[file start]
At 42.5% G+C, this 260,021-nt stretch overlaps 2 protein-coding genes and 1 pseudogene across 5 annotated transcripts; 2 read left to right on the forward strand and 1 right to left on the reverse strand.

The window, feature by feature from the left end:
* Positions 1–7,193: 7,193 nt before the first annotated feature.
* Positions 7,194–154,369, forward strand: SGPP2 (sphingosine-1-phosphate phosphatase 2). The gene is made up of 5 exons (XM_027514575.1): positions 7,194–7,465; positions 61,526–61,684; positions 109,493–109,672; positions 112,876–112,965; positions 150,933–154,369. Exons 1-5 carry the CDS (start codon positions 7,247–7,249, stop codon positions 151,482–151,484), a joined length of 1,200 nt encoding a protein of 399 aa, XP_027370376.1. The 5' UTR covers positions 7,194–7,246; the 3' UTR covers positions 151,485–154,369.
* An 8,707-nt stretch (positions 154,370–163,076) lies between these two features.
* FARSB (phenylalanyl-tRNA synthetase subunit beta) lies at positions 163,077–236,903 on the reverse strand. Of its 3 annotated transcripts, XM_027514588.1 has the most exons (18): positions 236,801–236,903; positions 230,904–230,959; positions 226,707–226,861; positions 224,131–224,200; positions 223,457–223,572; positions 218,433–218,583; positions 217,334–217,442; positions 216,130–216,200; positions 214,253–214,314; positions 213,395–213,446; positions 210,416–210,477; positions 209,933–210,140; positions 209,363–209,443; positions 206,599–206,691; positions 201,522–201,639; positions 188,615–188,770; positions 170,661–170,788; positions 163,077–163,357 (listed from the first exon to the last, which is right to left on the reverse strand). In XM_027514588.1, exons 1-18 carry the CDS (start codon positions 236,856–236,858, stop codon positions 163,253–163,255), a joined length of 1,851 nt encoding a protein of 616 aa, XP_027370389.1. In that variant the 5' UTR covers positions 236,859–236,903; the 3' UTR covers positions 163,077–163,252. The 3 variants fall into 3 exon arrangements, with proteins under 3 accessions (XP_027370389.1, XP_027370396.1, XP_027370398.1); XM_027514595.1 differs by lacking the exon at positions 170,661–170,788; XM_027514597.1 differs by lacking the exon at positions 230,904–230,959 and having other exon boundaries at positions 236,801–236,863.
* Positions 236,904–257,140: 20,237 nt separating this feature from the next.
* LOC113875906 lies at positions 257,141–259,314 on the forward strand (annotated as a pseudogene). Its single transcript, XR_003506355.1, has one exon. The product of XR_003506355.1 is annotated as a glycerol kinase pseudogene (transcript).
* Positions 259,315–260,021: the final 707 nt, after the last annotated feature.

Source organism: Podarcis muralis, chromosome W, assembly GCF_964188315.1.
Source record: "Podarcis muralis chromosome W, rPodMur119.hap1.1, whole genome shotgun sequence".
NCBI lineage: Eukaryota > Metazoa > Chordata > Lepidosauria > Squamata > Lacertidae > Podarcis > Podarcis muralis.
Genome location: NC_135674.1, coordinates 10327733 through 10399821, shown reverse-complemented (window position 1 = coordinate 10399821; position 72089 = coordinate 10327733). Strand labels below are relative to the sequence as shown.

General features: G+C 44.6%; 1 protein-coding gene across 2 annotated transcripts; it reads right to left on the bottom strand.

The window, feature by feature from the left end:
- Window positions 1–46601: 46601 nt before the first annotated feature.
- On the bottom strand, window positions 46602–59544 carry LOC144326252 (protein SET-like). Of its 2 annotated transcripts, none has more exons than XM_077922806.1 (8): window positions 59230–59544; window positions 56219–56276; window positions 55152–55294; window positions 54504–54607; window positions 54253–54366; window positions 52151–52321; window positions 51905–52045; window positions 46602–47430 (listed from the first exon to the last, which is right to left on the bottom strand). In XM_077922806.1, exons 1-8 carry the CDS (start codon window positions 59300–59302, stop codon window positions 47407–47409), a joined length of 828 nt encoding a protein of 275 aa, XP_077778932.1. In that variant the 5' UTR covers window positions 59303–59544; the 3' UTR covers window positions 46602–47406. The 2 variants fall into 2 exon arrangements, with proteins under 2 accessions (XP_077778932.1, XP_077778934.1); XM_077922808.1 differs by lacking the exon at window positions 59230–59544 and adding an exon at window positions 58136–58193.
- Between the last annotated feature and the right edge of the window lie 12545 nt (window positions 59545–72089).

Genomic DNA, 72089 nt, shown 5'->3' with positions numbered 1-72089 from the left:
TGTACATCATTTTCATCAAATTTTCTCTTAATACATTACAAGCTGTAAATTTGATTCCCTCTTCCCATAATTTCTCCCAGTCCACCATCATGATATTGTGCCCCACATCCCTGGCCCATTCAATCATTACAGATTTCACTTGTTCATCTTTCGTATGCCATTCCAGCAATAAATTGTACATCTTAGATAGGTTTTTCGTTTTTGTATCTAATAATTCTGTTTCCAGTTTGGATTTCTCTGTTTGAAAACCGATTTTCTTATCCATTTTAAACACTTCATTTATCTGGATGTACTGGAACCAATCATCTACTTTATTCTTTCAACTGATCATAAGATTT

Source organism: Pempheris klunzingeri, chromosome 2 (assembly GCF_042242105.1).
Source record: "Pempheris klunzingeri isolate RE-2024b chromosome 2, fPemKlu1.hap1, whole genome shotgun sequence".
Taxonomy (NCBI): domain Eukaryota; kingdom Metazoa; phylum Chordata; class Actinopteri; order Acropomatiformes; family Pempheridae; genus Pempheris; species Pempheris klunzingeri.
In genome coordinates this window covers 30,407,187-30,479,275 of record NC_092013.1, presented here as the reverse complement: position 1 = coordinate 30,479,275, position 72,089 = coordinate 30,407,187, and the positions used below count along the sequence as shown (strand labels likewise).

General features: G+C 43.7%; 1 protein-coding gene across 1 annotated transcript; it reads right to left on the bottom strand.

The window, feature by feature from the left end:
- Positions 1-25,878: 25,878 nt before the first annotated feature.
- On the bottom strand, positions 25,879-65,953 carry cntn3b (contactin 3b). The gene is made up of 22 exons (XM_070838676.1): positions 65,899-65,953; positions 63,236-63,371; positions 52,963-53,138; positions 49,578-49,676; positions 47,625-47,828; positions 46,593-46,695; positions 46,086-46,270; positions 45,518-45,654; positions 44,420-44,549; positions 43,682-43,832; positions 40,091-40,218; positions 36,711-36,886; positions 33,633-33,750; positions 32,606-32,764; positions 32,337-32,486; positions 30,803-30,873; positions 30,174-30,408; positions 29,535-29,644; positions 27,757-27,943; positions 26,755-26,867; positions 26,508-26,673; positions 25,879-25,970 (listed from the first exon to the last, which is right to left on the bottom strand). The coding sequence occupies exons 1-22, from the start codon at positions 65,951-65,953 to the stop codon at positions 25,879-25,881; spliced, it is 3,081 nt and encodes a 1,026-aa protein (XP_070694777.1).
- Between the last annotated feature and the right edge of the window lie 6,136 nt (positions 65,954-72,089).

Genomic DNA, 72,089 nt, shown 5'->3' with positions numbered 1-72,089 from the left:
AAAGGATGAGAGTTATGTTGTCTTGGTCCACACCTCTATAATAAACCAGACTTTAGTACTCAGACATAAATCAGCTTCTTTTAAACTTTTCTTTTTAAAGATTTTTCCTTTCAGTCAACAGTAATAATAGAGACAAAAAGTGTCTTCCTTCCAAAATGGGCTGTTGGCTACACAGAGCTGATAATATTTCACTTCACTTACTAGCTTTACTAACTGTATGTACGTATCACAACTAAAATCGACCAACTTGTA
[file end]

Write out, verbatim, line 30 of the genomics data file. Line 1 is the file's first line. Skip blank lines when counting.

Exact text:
Genomic DNA, 72,089 nt, shown 5'->3' with positions numbered 1-72,089 from the left: